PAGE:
• Enhance awareness and understanding of the principles of teaching and learning in diverse settings.
  • Develop self-awareness about your leadership capacity and potential.

Teaching

Principles of Teaching and Learning

Host Presenters: Centre for Teaching and Learning

The focus of this session is on learning -- what learning in general looks like, what learning looks like in your own disciplinary context and how, as educators, we can select instructional strategies to influence students' approach to learning.

Learning Outcomes:

  • Probe assumptions of what learning looks like in your discipline.
  • Relate formal and theoretical knowledge of teaching and learning to the post-secondary teaching and learning context.
  • Select and implement a variety of instructional practices that encourage deep learning.

Project Management

Foundations of Project Management I (Mitacs)

Host Presenters: Mitacs

Workshop Objectives

This 2-day workshop provides an experiential, collaborative learning experience to enable participants to integrate the principles of project management, team building, group dynamics and leadership that participants can apply immediately and in their future careers and lives. Participants experience the processes of collaborative planning and management and can see the benefits firsthand.

Learning Outcomes - in this two day workshop you will understand

  • Foundational project management principles
  • How to get the most from your project team
  • How to meet project deadlines

Key Topics

Principles of Project Management and Team Building

  • Forming new teams
  • Planning and conducting effective project meetings
  • Utilizing the experience of team members
  • The Strength Deployment Inventory
  • Personal styles of learning and problem solving
  • Team agreement on practices and processes
  • Team decision making

Leadership

  • The role of leaders in decision making
  • Leadership behaviours in different situations

Project Planning and Scheduling

  • Basics of the Critical Path Method (CPM)
  • Work breakdown, time calculations, and shortening the project
  • Collaborative techniques and processes
  • Positive project practices and procedures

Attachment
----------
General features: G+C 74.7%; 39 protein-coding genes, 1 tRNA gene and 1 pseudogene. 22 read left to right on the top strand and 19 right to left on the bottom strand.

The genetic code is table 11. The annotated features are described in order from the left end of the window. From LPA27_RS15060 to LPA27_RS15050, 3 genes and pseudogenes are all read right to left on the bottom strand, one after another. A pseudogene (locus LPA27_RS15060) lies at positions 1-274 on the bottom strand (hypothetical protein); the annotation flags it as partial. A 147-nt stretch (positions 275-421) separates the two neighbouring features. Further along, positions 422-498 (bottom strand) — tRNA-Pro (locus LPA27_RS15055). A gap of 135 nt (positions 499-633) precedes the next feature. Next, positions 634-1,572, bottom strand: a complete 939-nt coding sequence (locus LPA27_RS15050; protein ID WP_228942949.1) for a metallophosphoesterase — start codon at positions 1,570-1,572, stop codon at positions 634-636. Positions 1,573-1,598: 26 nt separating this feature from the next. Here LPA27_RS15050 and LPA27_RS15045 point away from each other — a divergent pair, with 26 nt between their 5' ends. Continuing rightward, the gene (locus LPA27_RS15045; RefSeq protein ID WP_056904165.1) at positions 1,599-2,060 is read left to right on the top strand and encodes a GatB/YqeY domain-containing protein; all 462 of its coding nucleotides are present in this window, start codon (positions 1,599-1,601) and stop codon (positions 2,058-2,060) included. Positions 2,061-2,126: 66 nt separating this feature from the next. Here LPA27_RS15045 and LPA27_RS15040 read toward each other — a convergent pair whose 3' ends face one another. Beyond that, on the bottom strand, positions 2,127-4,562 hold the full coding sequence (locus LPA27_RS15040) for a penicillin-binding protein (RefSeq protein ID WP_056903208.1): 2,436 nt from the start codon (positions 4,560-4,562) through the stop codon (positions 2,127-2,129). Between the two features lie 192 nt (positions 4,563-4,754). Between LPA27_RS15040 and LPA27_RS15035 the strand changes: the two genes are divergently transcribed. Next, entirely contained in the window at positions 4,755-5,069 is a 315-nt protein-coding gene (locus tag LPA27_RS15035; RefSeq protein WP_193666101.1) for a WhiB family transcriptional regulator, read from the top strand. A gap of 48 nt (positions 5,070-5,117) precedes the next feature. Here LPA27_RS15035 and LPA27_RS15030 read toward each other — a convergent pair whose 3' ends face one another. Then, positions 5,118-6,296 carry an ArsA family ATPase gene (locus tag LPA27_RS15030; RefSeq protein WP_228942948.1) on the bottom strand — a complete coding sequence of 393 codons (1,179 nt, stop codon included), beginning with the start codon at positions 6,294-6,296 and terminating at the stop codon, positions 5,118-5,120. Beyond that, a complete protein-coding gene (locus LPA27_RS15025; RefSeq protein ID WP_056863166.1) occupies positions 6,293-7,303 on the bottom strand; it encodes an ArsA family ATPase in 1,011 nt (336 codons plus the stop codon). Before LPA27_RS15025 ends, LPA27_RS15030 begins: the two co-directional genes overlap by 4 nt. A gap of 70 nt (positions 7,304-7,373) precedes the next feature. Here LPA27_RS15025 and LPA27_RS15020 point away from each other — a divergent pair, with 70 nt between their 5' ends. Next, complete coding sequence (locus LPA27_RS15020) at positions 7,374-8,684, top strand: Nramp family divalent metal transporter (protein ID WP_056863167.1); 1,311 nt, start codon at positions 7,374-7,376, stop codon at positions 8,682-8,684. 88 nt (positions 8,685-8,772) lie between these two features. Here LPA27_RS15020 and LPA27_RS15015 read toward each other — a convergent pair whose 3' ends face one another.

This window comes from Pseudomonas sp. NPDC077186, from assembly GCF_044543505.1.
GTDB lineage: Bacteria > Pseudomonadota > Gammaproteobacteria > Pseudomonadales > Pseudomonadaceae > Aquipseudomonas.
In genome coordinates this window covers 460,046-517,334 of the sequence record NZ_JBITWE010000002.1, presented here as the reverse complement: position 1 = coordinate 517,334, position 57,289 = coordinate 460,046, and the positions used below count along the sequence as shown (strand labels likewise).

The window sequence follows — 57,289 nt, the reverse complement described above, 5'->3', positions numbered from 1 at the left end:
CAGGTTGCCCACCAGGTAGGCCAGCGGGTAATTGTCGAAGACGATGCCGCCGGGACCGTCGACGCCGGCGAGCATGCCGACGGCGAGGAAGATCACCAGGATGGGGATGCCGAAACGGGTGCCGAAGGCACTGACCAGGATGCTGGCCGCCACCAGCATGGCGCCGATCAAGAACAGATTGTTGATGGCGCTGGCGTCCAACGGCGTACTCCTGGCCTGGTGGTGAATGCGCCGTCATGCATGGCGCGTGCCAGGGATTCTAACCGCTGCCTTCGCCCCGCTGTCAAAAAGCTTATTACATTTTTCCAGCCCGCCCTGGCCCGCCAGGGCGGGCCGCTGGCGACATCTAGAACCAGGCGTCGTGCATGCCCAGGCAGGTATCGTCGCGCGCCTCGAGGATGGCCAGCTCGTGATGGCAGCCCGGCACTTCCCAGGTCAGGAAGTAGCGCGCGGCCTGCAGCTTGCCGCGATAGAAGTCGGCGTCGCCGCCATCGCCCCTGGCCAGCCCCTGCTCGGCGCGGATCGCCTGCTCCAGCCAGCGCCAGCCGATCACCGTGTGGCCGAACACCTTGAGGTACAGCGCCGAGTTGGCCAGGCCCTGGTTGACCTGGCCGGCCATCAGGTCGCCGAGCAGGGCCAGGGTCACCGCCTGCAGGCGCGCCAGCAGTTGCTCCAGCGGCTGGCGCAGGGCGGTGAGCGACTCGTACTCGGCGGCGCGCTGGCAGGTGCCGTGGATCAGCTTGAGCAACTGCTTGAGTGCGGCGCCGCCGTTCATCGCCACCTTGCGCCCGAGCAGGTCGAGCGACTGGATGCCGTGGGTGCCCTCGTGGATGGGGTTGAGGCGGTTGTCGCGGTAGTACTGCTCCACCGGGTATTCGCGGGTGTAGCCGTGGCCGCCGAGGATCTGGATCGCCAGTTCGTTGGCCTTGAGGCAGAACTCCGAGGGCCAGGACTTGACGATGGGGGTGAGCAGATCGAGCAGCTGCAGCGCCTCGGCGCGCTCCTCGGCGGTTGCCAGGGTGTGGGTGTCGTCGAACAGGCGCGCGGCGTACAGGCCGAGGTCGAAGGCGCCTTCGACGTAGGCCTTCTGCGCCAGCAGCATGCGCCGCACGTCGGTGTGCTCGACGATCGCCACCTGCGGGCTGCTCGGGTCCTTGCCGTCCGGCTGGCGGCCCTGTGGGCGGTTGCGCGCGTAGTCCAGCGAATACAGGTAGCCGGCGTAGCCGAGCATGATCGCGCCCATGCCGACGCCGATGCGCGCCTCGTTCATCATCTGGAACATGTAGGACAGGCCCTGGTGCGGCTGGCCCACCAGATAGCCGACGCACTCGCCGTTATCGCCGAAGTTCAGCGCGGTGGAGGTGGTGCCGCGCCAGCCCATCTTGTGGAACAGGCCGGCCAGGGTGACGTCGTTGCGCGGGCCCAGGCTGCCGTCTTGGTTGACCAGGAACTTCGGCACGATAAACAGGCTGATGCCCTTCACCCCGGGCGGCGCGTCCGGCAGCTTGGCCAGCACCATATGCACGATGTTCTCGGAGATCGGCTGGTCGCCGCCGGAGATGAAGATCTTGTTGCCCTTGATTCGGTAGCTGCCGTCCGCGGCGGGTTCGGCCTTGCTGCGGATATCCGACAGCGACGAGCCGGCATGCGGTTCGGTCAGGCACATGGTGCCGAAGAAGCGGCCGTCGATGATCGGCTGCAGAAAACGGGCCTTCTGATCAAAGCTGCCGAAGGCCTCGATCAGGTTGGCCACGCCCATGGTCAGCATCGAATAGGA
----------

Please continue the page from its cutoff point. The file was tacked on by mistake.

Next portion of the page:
• Monitoring and reporting progress
  • Risk assessment

Review and Discussion

  • Constructive criticism for positive results

To register for this workshop and all Mitacs STEP workshops, go directly to the Mitacs STEP website


Foundations of Project Management 2 (Mitacs)

*Pre-requisite required: Foundations of Project Management I

Workshop Objective - Gain in-depth knowledge of project planning and management with the goal of transferring these skills directly to the workplace. Experiment with the ideas presented in a group-learning environment.      

Learning Outcomes - in this two day workshop you will:

  • Solidify concepts and learning from Level I
  • Broaden your grasp of project planning and implementation
  • Refine your knowledge of CPM applications
  • Effectively integrate estimation and budgeting into project plans
  • Learn planning methods to reduce risk and manage crises
  • Deepen your understanding of team dynamics and the importance of teams
  • Know how to meet project deadlines

Key Topic Areas

Implement the Project Plan

  • The project overview statement
  • Refine the use of CPM: cost and resource planning, resource constrained schedules
  • Estimating and budgeting
  • Resource scheduling
  • Project procedures
    • Practices manual
    • Responsibility charting
    • Document schedules
  • Monitor, measure and report
    • Time and cost reporting systems
    • Trend analysis
    • Project change control

Crisis Management

  • Bottlenecks and constraints
  • Positive management of a project crisis
  • Causes of conflict and resolutions
  • Alternative solutions
  • Post-project review

The Ideal Project Culture

  • Collaborative techniques for problem solving and decision making
  • Constructive criticism
  • Situational leadership
  • Group process skills
    • Conflict resolution
    • Management styles
    • Making effective use of different personalities

To register for this workshop and all Mitacs STEP workshops, go directly to the Mitacs STEP website



Essentials of Productive Teams - (Mitacs)

Recognize and utilize the skills of others to achieve workplace goals quickly while gaining the understanding of what it takes to lead and participate in a truly effective work team that meets deadlines and sees results.

Learning Outcomes

You will learn:

  • The key steps and competencies in building effective teams
  • How to manage barriers to team success
  • The best practices of team communication

Key Topic Areas

  • Essentials of team building
  • Creating a team action plan
  • The importance of clarifying roles
  • Understanding conflict within teams
  • Building trust and accountability
  • Identifying issues